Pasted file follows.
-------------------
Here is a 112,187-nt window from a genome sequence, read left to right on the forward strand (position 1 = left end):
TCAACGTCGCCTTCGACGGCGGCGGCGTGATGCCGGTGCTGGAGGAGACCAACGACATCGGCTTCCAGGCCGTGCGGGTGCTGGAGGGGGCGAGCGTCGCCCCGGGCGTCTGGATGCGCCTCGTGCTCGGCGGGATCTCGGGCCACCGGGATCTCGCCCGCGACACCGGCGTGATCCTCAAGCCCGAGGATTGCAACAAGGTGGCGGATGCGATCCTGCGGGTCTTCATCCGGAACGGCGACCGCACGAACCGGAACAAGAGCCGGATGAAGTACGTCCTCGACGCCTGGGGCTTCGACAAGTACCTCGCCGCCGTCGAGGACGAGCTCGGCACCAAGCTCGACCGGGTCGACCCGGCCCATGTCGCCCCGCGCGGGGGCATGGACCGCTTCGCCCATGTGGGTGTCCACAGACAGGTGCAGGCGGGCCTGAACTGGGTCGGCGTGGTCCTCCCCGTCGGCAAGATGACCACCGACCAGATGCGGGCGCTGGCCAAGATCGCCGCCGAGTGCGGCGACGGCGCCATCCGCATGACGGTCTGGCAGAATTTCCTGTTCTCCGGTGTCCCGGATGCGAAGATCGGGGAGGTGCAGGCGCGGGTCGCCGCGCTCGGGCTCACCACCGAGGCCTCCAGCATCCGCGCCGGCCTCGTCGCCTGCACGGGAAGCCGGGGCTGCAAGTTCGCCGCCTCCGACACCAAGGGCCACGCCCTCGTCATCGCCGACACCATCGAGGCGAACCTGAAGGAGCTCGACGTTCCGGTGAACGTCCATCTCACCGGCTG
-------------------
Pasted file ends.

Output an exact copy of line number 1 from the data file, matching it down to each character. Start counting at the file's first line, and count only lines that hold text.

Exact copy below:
Here is a 112,187-nt window from a genome sequence, read left to right on the forward strand (position 1 = left end):